As residents in the South prepare for Hurricane Florence, scheduled to make landfall on Thursday, legal experts say restaurants should have an emergency response plan that covers everything from employee scheduling to understanding insurance coverage.
Forecasters say coastal flooding and winds could result in devastating damage.
“Life-threatening, catastrophic flash flooding and significant river flooding is possible over portions of the Carolinas and Mid-Atlantic states from late this week into early next week, as #Florence is expected to slow down as it approaches the coast and move inland,” according to a tweet by the National Weather Service Weather Prediction Center.
Nation’s Restaurant News talked to Ogletree Deakins, a South Carolina-based labor and employment law firm that represents employers.
Here’s what attorney Hal A. Shillingstad is suggesting restaurants consider before, during and after a major natural disaster.
Triage tasks: Review your emergency response plan. If you don’t have one, “this isn’t the week to write your response plan,” Shillingstad said. But, you can triage tasks by dividing responsibilities among managers. One group, for example, should be responsible for operating the business during the storm (if the company decides to do that). Another group should be a crisis management team. That team deals directly with preparation and fallout tied to the storm, and its first consideration should be communication with employees.
Employees and scheduling: The restaurant should have a clear plan for communicating with their workforce. Regular messages should be sent updating staff on scheduling, hours of operation, and employee assistance programs (such as contact numbers for emotional support programs or counseling). If you’re going to close the restaurant, prompt communication with hourly employees is especially important because restaurants “don’t want hourly employees to show up and expect to be paid,” Shillingstad said. A crisis phone number should be provided for employees to ask questions. Communicate by email, phone, text or through the company’s scheduling app.
“The key is to make sure they are notified promptly,” Shillingstad said.
Notifying Customers: If you run a chain, let customers know which restaurants in the system will be closed during the storm. Inform them through your various platforms such as web sites and social media accounts. Multi-unit franchisees should do the same. Shillingstad recommended doing whatever you can to inform the public because “people will be using their phone to try and see what’s open.”
If catering orders or other pre-scheduled events, such as private parties, are affected by the storm, notify customers in a reasonable amount of time. Also, check with your suppliers on deliveries. The restaurant might be prepared to get the job done, but if you can’t get a delivery from suppliers, then the event might be impacted anyway.
If a special events contract is written correctly, it will have an exclusion for lack of performance in the event of a natural disaster.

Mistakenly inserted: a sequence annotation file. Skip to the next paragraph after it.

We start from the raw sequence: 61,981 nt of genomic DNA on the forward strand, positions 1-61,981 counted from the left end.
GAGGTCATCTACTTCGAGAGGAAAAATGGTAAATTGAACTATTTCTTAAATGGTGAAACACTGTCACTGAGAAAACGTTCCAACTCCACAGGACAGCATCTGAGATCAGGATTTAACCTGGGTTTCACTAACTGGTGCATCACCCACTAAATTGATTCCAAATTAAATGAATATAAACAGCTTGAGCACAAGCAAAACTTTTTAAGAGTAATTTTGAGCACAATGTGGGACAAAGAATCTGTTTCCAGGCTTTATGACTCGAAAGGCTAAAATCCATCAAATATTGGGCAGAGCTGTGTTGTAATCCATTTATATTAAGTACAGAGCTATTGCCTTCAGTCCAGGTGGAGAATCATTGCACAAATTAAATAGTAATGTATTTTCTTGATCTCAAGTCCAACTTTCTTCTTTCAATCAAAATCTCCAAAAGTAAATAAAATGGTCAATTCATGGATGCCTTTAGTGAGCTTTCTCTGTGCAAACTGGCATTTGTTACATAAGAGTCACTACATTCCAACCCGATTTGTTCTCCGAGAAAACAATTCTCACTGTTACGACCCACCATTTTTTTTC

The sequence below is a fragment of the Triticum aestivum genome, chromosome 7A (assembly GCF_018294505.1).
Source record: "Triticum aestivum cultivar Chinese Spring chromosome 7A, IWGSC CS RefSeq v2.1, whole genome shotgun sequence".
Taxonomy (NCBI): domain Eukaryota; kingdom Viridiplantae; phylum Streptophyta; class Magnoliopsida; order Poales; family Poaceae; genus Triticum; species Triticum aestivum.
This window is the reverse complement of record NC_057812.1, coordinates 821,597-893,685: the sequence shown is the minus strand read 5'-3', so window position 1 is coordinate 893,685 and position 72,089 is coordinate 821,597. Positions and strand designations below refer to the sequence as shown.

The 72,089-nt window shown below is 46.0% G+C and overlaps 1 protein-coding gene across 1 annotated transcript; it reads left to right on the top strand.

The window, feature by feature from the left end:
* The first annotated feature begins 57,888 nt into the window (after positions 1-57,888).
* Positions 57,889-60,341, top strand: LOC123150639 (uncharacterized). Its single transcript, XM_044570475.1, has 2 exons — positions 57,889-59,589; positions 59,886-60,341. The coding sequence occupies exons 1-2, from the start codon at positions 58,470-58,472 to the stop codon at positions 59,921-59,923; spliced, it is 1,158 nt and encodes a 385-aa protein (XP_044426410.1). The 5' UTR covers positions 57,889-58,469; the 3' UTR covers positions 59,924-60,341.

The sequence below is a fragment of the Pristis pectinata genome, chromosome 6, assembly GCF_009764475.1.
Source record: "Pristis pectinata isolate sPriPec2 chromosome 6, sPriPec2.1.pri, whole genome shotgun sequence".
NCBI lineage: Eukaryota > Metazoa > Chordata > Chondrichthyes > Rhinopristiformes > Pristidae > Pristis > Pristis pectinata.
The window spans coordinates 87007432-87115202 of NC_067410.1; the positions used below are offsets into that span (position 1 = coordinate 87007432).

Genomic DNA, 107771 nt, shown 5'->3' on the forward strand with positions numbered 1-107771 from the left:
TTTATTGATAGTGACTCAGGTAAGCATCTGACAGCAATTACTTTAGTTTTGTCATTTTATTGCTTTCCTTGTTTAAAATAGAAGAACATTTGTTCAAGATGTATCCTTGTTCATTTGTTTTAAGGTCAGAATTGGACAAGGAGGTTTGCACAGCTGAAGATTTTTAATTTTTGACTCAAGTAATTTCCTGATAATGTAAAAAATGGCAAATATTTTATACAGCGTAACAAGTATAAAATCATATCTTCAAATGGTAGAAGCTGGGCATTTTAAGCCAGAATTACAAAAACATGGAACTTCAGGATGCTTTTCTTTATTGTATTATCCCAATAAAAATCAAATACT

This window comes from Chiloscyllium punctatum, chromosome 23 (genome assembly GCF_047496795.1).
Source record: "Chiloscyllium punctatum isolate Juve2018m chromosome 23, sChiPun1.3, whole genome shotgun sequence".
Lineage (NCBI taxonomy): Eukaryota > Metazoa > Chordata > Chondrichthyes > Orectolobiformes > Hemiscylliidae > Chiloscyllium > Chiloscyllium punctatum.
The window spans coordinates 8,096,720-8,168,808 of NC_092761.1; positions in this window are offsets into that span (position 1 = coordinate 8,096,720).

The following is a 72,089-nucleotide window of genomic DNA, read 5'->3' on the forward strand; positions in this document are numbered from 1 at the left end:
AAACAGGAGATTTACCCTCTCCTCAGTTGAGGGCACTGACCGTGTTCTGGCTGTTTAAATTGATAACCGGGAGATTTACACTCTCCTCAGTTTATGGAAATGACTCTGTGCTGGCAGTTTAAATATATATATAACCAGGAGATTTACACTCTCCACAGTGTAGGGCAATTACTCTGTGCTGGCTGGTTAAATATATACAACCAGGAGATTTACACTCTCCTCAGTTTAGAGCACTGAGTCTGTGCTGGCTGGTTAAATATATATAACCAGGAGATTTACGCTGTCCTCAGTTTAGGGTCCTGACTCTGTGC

The Human Element: If you decide to stay open, be mindful of the human impact of a natural disaster. Your staff might need time off to care for their homes and loved ones. “The company should be mindful of the burden they place on managers. These employees will have their own obligations,” Shillingstad said.
Travelling to work might also be difficult. If an employee cannot make it to work due to disaster-related transportation issues, that may be considered an absence for personal reasons under the Fair Labor Standards Act if the employee doesn’t work from home.
Access to electronic data: Check with your I.T. department to ensure that you have access to electronic data and back-up power to maintain operations. “Your information technology department should focus on ensuring that all electronic data is backed up, preserved, and accessible,” Shillingstad said.
Insurance: Understand your coverage. Track all extra expenses incurred, such as renting generators or barricades, as they might be recoverable under certain policies. Inventory your perishables as any food losses will likely be covered by insurance.
Workplace Safety: If you’re asking employees to work, make sure they are entering a safe premise. Employers are responsible for protecting their employees from unreasonable dangers.
Employment laws: Nonexempt, or hourly, employees are paid for work performed. Employers are not obligated to compensate them if they close the restaurant. Exempt employees — typically managers — who work a portion of the week must still be paid for an entire week. If the restaurant is closed for one week or more and no work is performed, the employer has no obligation to pay that employee if he or she does not perform any work.
Some of your employees may be volunteer responders or members of the National Guard. Job protections are in place for those employees, so employers should be aware of that, Shillingstad said.
Contact Nancy Luna at [email protected]
Follow her on Twitter: @FastFoodMaven